Published in 1988, the book All I Need to Know I Learned in Kindergarten made a splash. American pastor Robert Fulghum compiled 50 short essays originally written to friends and family about essential lessons he learned early that adults would do well to remember. The book sat atop the New York Times best-seller list for nearly a year and spawned multiple parodies and late-night TV comedic sketches. Robert Fulghum got his start in kindergarten, but I’m a bit slow. Mrs. Call’s first grade class was my training ground.
My parents infrequently attended church when I was little, but they enrolled me in an evangelical, Christian, elementary school for kindergarten, first and second grades. While we hadn’t relocated, each school day I entered another land. The bible stories and verses seemed like a foreign language, and prayers in the morning and before lunch were new practices. As a class we pledged allegiance to the Christian flag.* Discovering a subculture existed alongside my world fascinated me, but it was as disorienting as jumping into a book at chapter seven and trying to figure out the characters and plot line.
Confusion came through other means. One was the flip charts, a state-of-the-art educational tool used in the 1960’s. Now teachers use Smartboards and white boards, in my school they used wobbly metal frames with binder rings at the top to hold poster-sized pages. My favorite pages were featured the words for hymns and Bible passages on colorful backgrounds. The images for The Old Rugged Cross pictured hand-hewn timbers like the ones in Grandpa’s barn. While the fuzzy sheep and gentle shepherd illustrating Psalm 23 drew me in, the first verse repelled me.
Before the NIV (New International Version) and ESV (English Standard Version) were available, the King James Version (KJV) took center stage. Many still prefer it. Eighteenth-century English is tough for adults to read, for a six year old with little church background it was another language to learn. My first grade translation of the verse was, “The Lord is my shepherd I shall not want.” Hmmm. If Jesus is the shepherd we’re supposed to ask into our hearts, why would we do that when we don’t want him?
Years later, I’m embarrassed to admit how many, I noticed the KJV has a semi-colon after “shepherd.” It wasn’t until I read the NIV version,** “The Lord is my shepherd, I shall not be in want,” that the childhood fog lifted completely. OHHH, David the Psalmist isn’t saying we don’t want the shepherd, he’s saying the shepherd cares for us and we don’t lack anything. He satisfies completely and other things are superfluous in comparison.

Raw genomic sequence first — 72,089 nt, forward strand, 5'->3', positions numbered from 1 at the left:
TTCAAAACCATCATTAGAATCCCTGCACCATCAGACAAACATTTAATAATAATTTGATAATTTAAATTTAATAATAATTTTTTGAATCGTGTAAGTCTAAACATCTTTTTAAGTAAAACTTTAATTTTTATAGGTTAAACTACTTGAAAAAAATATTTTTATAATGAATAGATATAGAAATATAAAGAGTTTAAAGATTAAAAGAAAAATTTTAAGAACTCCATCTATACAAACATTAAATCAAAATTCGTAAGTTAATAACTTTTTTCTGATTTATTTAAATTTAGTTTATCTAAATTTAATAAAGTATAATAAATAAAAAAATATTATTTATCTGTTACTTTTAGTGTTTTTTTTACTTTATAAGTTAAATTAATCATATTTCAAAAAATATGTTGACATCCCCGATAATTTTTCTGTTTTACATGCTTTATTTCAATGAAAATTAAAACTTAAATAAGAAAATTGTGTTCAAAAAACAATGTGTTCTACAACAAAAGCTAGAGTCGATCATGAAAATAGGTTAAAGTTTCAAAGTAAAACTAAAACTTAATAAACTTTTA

For the first year of Christian school, I dogpaddled through the cultural immersion and barely kept my head above water. Through the struggles, I learned to be observant, listen closely and catch social cues from others. These tools still work well in other parts of the US, foreign countries, or when I enter a new subculture. When others step into a subculture familiar to me, I remember that they may feel disoriented and try to offer a few whispered tips to smooth the way.
Reading a book, especially the Bible, requires diligence as there is plenty of room for misinterpretation; misunderstanding can come from something as minor as an overlooked semi-colon. My seventh-grade grammar teacher affirmed the principles I appreciate as an adult: words are powerful, proper punctuation essential.
Another take-away: what we’re confident we know, what we learned as a child, what we’ve memorized and said one hundred times probably needs to be re-examined. If we don’t, we could continue with misconceptions of who God is and how he works based on what could grasp before our brain could process abstract concepts. Not that children don’t have faith or can’t understand the cross and resurrection or the biblical stories, but our assimilation even as adults is fragmented at best.
Fulghum is right; elementary school lessons are valuable. Later in life we can detect their positive influence, see how they framed our foundation, and apply putty in the places where something is missing. Good teachers infect students with a love for learning and show them the necessary tools. Our challenge is to keep learning and use the tools wisely.
*PLEDGE TO THE CHRISTIAN FLAG
I pledge allegiance to the Christian Flag and to the Savior for whose Kingdom it stands. One Savior, crucified, risen, and coming again with life and liberty to all who believe.
**In the ©1984 NIV translation. The ©2011 version states, “The Lord is my shepherd, I lack nothing.”
What early lessons influenced your life?